It sounds like a historic task but put simply, family trees are right on trend at the moment. In fact, this trend has never ended, and the internet has made the job of the family tree enthusiast even easier to get their head around.
However, the internet is by no means a magic solution. While it can make people searches easier than ever before, at the same time a complete novice to the family trees isn’t going to be able to take to the task that easily.
They need some starting blocks, and through the course of today’s post we will highlight some of the key preliminaries that one needs to take into account before getting into the nitty gritty of a family tree.
Preliminary #1 – Never delve into the unknown
While your aim might be to start your family tree from the early 1800s, this isn’t where your research should begin. This is a common error by the new family tree enthusiast, as they bid to piece together data from centuries ago. At first it might be fun, but this enjoyment will soon transpire to frustration once you start to run into a lot of blocked roads.
The easiest way to start a family tree is from now. You will have some information about existing, or at least recently deceased family members, and you can go from there. If you can’t talk to anyone who was around from a particular era, the job becomes increasingly difficult.
Preliminary #2 – Start from the obvious
Another important point to note from the beginning is to always start from the most obvious sources of information. For example, while churches and other historical institutions can provide absolutely golden data at some points, this is still quite hard to get hold of in the first place.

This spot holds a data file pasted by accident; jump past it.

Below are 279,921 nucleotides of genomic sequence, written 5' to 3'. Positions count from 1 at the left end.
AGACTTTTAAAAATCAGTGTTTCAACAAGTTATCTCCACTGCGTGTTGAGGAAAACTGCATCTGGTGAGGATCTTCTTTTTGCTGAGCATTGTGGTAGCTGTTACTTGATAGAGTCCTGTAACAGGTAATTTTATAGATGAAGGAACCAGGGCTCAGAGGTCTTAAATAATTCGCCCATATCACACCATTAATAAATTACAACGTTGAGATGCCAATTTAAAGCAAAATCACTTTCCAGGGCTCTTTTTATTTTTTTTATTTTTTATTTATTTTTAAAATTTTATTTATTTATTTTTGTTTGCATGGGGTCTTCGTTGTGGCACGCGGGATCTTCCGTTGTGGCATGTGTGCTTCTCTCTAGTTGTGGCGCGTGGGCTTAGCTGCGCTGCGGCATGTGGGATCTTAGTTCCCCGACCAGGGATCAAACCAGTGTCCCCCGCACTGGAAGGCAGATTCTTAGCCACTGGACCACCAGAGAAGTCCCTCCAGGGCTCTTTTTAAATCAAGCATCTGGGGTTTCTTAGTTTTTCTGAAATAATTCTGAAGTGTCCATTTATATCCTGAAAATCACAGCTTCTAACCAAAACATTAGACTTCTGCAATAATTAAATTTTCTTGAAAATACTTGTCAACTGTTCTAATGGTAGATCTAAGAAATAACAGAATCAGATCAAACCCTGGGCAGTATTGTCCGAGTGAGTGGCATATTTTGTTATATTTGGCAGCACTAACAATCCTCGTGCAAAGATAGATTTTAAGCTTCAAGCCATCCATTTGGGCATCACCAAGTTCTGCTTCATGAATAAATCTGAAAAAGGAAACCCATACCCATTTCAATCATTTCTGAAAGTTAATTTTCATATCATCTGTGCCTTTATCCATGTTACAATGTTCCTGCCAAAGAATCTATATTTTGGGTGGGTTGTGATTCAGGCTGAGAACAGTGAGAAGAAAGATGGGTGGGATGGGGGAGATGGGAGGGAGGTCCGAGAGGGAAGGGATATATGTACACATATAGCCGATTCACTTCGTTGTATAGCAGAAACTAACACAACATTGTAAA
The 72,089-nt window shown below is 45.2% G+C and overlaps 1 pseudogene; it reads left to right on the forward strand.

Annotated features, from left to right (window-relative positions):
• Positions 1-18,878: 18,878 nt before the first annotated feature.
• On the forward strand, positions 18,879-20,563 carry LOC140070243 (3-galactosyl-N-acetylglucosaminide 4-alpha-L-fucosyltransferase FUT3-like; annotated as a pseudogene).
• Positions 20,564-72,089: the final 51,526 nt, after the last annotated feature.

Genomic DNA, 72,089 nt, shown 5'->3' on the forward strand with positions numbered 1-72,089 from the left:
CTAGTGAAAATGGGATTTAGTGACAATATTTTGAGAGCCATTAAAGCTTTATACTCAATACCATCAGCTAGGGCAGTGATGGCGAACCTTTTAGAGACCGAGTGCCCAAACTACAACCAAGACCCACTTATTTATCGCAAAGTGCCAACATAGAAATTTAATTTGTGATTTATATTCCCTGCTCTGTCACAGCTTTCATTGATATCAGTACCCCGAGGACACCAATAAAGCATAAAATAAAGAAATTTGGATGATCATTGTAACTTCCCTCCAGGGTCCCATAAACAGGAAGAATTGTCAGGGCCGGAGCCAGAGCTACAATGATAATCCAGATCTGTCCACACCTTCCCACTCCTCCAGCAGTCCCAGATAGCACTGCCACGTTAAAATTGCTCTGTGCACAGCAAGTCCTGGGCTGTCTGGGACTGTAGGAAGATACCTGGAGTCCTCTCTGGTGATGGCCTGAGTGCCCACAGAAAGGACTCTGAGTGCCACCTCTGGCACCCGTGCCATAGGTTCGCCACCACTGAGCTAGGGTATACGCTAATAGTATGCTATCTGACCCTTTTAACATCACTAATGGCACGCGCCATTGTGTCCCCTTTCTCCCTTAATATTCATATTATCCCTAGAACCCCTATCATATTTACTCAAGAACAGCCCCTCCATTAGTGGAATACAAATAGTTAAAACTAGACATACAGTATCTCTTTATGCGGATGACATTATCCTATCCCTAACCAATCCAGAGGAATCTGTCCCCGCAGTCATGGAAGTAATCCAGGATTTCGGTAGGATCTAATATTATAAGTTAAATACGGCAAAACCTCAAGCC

Instead, make your job easier. People search engines and the internet are the easiest sources you can turn to, so start with these and build up as much of your family tree as possible before you start to approach some of the tougher resources.
Preliminary #3 – Things might not be spelt exactly as you believe
One issue that delays a lot of people is misspellings. In short, especially in relation to historical archives, names were often spelt wrong. In some cases it might not have been a misspelling either, it might have been that a person was known through their middle name, or even their initials. This of course will throw your research all over the place, if you are basing it all on one name and one name only.
Preliminary #4 – Indexes don’t always tell the truth
If you have already started some of your research, you will know all about indexes. This is the bread and butter of family tree research and is quite often your first port of call when frantically looking for a name.
Unfortunately, sometimes information is lacking in this regard. Sometimes the index doesn’t contain all information that you require, and this can hamper your progress immensely. Instead, check archives page-by-page – this will guarantee that the information is there or not.